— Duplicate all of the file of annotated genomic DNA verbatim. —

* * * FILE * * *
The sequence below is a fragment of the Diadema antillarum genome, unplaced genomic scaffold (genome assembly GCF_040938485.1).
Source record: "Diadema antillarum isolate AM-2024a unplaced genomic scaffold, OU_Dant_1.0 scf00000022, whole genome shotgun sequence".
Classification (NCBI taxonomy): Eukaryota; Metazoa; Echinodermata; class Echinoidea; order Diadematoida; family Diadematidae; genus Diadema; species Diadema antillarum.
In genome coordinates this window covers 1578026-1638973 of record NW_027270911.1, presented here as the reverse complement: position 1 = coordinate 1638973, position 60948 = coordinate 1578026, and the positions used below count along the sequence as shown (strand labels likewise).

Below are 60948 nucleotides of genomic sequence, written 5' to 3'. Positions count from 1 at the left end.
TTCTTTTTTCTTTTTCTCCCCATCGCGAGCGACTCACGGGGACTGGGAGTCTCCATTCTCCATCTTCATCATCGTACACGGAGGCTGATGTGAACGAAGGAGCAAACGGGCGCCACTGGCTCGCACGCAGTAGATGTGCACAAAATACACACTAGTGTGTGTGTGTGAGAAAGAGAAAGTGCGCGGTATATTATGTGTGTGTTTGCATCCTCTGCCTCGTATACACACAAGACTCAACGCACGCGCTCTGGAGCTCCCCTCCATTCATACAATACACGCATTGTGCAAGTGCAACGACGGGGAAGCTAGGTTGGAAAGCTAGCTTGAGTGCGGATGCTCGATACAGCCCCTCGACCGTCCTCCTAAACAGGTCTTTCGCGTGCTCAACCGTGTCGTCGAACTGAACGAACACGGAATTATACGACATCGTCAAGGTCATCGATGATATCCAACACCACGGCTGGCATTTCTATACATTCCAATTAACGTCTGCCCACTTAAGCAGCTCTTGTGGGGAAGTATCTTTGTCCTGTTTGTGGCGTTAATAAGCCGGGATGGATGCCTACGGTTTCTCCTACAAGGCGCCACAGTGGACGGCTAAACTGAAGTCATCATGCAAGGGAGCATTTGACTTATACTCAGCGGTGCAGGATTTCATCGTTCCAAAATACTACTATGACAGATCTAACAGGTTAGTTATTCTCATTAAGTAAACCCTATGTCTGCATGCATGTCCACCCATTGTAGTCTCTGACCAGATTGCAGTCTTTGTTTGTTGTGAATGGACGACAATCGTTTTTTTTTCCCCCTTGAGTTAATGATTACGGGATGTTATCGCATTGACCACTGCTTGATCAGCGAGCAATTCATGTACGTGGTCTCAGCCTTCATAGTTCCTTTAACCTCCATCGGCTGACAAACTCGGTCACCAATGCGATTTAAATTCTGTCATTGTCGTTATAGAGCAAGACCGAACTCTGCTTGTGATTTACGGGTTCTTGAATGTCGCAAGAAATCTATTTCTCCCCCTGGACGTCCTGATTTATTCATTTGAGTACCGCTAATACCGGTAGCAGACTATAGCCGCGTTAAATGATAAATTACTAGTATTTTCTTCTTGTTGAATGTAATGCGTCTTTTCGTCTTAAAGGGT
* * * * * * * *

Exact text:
The sequence below is a fragment of the Diadema antillarum genome, unplaced genomic scaffold (genome assembly GCF_040938485.1).
Source record: "Diadema antillarum isolate AM-2024a unplaced genomic scaffold, OU_Dant_1.0 scf00000022, whole genome shotgun sequence".
Classification (NCBI taxonomy): Eukaryota; Metazoa; Echinodermata; class Echinoidea; order Diadematoida; family Diadematidae; genus Diadema; species Diadema antillarum.
In genome coordinates this window covers 1578026-1638973 of record NW_027270911.1, presented here as the reverse complement: position 1 = coordinate 1638973, position 60948 = coordinate 1578026, and the positions used below count along the sequence as shown (strand labels likewise).

Below are 60948 nucleotides of genomic sequence, written 5' to 3'. Positions count from 1 at the left end.
TTCTTTTTTCTTTTTCTCCCCATCGCGAGCGACTCACGGGGACTGGGAGTCTCCATTCTCCATCTTCATCATCGTACACGGAGGCTGATGTGAACGAAGGAGCAAACGGGCGCCACTGGCTCGCACGCAGTAGATGTGCACAAAATACACACTAGTGTGTGTGTGTGAGAAAGAGAAAGTGCGCGGTATATTATGTGTGTGTTTGCATCCTCTGCCTCGTATACACACAAGACTCAACGCACGCGCTCTGGAGCTCCCCTCCATTCATACAATACACGCATTGTGCAAGTGCAACGACGGGGAAGCTAGGTTGGAAAGCTAGCTTGAGTGCGGATGCTCGATACAGCCCCTCGACCGTCCTCCTAAACAGGTCTTTCGCGTGCTCAACCGTGTCGTCGAACTGAACGAACACGGAATTATACGACATCGTCAAGGTCATCGATGATATCCAACACCACGGCTGGCATTTCTATACATTCCAATTAACGTCTGCCCACTTAAGCAGCTCTTGTGGGGAAGTATCTTTGTCCTGTTTGTGGCGTTAATAAGCCGGGATGGATGCCTACGGTTTCTCCTACAAGGCGCCACAGTGGACGGCTAAACTGAAGTCATCATGCAAGGGAGCATTTGACTTATACTCAGCGGTGCAGGATTTCATCGTTCCAAAATACTACTATGACAGATCTAACAGGTTAGTTATTCTCATTAAGTAAACCCTATGTCTGCATGCATGTCCACCCATTGTAGTCTCTGACCAGATTGCAGTCTTTGTTTGTTGTGAATGGACGACAATCGTTTTTTTTTCCCCCTTGAGTTAATGATTACGGGATGTTATCGCATTGACCACTGCTTGATCAGCGAGCAATTCATGTACGTGGTCTCAGCCTTCATAGTTCCTTTAACCTCCATCGGCTGACAAACTCGGTCACCAATGCGATTTAAATTCTGTCATTGTCGTTATAGAGCAAGACCGAACTCTGCTTGTGATTTACGGGTTCTTGAATGTCGCAAGAAATCTATTTCTCCCCCTGGACGTCCTGATTTATTCATTTGAGTACCGCTAATACCGGTAGCAGACTATAGCCGCGTTAAATGATAAATTACTAGTATTTTCTTCTTGTTGAATGTAATGCGTCTTTTCGTCTTAAAGGGT